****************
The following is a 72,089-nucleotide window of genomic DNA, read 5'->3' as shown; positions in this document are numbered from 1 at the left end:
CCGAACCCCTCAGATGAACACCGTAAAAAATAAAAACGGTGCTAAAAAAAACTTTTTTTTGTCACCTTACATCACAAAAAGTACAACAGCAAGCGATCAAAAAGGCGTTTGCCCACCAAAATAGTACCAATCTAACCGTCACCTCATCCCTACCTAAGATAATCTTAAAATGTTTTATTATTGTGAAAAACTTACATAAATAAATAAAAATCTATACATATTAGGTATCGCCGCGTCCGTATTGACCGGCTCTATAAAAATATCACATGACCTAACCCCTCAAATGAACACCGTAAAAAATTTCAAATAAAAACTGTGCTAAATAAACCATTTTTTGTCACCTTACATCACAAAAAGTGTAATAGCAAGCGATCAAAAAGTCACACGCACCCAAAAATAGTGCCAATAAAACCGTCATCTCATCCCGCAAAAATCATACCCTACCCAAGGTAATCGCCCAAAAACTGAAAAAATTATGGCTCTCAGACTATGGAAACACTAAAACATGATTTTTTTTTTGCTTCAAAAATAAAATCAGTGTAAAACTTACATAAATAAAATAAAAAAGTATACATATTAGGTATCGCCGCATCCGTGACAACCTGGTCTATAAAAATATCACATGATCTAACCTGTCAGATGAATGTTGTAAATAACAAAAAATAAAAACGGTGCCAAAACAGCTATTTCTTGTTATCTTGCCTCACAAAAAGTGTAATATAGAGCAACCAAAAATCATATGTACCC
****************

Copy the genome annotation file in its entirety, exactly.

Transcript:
The following is a 72,089-nucleotide window of genomic DNA, read 5'->3' as shown; positions in this document are numbered from 1 at the left end:
CCGAACCCCTCAGATGAACACCGTAAAAAATAAAAACGGTGCTAAAAAAAACTTTTTTTTGTCACCTTACATCACAAAAAGTACAACAGCAAGCGATCAAAAAGGCGTTTGCCCACCAAAATAGTACCAATCTAACCGTCACCTCATCCCTACCTAAGATAATCTTAAAATGTTTTATTATTGTGAAAAACTTACATAAATAAATAAAAATCTATACATATTAGGTATCGCCGCGTCCGTATTGACCGGCTCTATAAAAATATCACATGACCTAACCCCTCAAATGAACACCGTAAAAAATTTCAAATAAAAACTGTGCTAAATAAACCATTTTTTGTCACCTTACATCACAAAAAGTGTAATAGCAAGCGATCAAAAAGTCACACGCACCCAAAAATAGTGCCAATAAAACCGTCATCTCATCCCGCAAAAATCATACCCTACCCAAGGTAATCGCCCAAAAACTGAAAAAATTATGGCTCTCAGACTATGGAAACACTAAAACATGATTTTTTTTTTGCTTCAAAAATAAAATCAGTGTAAAACTTACATAAATAAAATAAAAAAGTATACATATTAGGTATCGCCGCATCCGTGACAACCTGGTCTATAAAAATATCACATGATCTAACCTGTCAGATGAATGTTGTAAATAACAAAAAATAAAAACGGTGCCAAAACAGCTATTTCTTGTTATCTTGCCTCACAAAAAGTGTAATATAGAGCAACCAAAAATCATATGTACCC